Setting Up and Config

Writing functional tests that are concise, easily understandable, and maintainable is a challenge in any language. A Java project often needs varying levels of granularity for maximum functional and unit test coverage. While JUnit is a great (and widely-accepted) tool for unit tests, functional testing can sometimes require a more mature, dedicated DSL. Presently, our most widely adopted solution, is to use the built-in functionality that comes with RSpec/JRuby to make building functional tests a little bit more straightforward.

At Revinate, we run a microservice-based architecture with Docker applications written mostly in Java and deployed to Kubernetes with Jenkins. Recently, for projects written in Scala, we’ve been exploring ScalaTest. Although most would agree that Scala is a more flexible language than Java, it is less familiar or popular, so writing tests in Scala is a new frontier for many. Below, find a little more info on how we do functional testing in Scala at Revinate.

The first step when starting out is to setup a Gradle source set, so you have a place to write your code. To declare a source set called functionalTest, add this block to build.gradle:

sourceSets {
    functionalTest {
        scala {
            compileClasspath += main.output
            runtimeClasspath += main.output
        }
    }
}

You also need to declare the classpath dependency. The most common strategy is to inherit everything from the "test" config, thus:

configurations {
    functionalTestCompile.extendsFrom testCompile
    functionalTestRuntime.extendsFrom testRuntime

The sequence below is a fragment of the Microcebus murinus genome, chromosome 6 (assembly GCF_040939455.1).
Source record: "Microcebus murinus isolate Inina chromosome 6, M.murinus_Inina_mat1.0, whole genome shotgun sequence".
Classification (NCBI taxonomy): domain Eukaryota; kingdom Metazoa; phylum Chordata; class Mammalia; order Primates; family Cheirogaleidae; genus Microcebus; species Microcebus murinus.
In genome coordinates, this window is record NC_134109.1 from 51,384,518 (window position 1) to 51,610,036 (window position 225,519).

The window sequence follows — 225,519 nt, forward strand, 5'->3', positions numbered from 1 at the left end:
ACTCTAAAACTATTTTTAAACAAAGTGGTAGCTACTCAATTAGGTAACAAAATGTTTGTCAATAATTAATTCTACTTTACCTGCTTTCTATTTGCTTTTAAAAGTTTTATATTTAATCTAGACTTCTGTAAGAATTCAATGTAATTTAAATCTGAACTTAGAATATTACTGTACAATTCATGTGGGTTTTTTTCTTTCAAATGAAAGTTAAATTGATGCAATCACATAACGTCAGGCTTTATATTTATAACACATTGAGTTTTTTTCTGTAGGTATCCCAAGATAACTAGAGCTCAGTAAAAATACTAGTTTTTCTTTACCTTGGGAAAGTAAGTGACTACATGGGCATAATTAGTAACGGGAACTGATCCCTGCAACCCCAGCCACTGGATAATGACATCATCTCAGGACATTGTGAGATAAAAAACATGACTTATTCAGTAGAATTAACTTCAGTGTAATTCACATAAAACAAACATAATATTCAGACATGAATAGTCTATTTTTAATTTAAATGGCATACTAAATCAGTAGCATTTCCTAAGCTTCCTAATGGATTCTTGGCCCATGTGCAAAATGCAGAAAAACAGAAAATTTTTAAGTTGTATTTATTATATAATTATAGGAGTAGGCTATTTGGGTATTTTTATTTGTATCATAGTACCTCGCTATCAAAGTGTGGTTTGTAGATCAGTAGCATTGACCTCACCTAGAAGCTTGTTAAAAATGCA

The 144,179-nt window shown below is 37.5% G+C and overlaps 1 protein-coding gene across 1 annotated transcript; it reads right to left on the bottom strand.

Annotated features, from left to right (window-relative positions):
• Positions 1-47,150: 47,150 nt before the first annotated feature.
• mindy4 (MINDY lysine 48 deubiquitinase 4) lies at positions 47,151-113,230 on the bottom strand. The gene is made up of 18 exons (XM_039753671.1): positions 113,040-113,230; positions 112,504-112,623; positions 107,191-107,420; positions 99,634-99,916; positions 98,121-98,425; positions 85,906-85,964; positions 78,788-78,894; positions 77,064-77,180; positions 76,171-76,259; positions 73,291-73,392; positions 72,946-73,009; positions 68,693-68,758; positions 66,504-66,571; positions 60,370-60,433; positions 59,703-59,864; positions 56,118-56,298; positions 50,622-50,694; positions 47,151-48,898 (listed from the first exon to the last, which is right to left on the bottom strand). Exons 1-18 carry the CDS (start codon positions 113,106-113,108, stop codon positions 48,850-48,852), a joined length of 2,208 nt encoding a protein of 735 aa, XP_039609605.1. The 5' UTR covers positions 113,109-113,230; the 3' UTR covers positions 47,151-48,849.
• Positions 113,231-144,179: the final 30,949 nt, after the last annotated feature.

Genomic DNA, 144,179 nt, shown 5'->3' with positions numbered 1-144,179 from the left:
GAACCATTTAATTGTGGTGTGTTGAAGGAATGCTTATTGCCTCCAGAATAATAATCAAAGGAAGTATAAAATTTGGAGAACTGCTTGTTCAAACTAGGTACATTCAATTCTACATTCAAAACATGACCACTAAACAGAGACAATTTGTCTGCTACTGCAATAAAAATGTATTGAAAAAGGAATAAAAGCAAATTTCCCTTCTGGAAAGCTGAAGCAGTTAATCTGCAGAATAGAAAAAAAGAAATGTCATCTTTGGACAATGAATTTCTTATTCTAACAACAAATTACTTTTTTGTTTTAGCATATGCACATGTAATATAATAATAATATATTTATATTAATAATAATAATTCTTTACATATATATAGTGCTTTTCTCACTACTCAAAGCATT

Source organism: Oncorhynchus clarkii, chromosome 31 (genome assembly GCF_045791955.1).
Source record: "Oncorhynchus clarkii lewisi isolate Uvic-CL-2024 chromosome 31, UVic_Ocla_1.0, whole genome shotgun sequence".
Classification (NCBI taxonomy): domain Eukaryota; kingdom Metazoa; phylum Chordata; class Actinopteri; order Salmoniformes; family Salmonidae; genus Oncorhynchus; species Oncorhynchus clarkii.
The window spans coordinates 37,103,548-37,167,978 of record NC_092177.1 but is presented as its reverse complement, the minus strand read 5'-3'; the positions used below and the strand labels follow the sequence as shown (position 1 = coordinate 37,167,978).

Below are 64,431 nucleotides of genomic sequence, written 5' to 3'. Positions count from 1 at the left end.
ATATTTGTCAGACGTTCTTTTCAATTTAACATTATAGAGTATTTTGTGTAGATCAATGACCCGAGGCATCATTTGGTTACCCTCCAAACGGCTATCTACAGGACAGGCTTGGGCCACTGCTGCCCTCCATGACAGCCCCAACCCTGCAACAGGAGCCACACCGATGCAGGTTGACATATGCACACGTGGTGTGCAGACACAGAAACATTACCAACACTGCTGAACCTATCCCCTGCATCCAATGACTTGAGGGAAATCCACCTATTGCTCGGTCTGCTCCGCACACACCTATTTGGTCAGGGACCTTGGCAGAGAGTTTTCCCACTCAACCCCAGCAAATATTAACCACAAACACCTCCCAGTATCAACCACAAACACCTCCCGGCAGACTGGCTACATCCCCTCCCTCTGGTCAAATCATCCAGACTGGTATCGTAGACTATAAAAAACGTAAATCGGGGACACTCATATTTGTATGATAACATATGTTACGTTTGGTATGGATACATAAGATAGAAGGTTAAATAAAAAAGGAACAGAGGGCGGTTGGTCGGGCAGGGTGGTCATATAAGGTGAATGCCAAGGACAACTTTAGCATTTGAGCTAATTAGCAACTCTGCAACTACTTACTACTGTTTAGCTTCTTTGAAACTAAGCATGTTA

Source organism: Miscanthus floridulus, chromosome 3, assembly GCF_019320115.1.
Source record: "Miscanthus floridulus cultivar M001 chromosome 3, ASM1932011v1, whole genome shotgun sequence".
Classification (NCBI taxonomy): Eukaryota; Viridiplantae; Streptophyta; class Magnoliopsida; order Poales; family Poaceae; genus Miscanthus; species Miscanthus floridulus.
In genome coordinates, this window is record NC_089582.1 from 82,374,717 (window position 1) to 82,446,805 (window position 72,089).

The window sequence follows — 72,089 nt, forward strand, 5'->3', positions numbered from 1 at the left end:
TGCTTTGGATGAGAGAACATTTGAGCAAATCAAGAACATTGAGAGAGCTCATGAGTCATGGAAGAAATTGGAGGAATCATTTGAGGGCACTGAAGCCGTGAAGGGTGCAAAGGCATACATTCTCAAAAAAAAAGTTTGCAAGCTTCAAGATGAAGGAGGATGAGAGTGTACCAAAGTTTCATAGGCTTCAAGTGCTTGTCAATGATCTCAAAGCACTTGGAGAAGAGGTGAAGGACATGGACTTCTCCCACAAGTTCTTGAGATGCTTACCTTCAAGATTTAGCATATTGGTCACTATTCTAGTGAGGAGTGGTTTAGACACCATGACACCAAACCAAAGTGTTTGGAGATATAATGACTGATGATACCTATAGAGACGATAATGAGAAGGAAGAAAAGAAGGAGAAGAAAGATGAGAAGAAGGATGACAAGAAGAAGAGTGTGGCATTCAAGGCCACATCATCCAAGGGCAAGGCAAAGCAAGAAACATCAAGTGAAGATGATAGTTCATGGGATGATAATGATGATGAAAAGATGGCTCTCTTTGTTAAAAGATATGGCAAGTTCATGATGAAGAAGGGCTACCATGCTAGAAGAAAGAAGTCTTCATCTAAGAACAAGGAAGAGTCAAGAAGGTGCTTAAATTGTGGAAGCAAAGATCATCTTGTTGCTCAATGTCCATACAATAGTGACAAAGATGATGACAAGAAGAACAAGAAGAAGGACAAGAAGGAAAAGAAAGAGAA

}

Next, you need your test dependencies. This is a minimalistic set:

dependencies {
    // production dependencies
    // ...

    // unit test dependencies
    // ...

    // functional test dependencies
    functionalTestCompile 'org.scala-lang:scala-library:2.11.8'
    functionalTestCompile 'com.typesafe.play:play-ws_2.11:2.5.9'
    functionalTestCompile 'org.scalatest:scalatest_2.11:3+'
}

The prefix functionalTest here is enabled automatically because you declared the source set. If you choose to name your source set with any other value then this part should be changed to match. And last but not least, you need to be able to compile Scala, so add this one line:

apply plugin: 'scala'

Writing Scala tests

If your source set was setup properly, then the source directories src/functionalTest/scala/ and src/functionalTest/resources/ are ready to use. The most popular test framework today is ScalaTest. Check their documentation for more details.

Since the goal is to write functional tests, choose a BDD (behavior-driven development) style. We have a preference for using FreeSpec because of its more open, flexible format. Name your test with the suffix Spec. Use GivenWhenThen marks to describe what is happening.

Running Scala tests

IntelliJ can easily run Scala tests. Just make sure your project is imported properly and the Scala SDK is set up. For Gradle you need a task to execute those tests under a different source set:

task functionalTest(type: Test) {
    testClassesDir = sourceSets.functionalTest.output.classesDir
    classpath = sourceSets.functionalTest.runtimeClasspath
    testLogging {
        events 'passed', 'skipped', 'failed'
        exceptionFormat 'short'
    }
}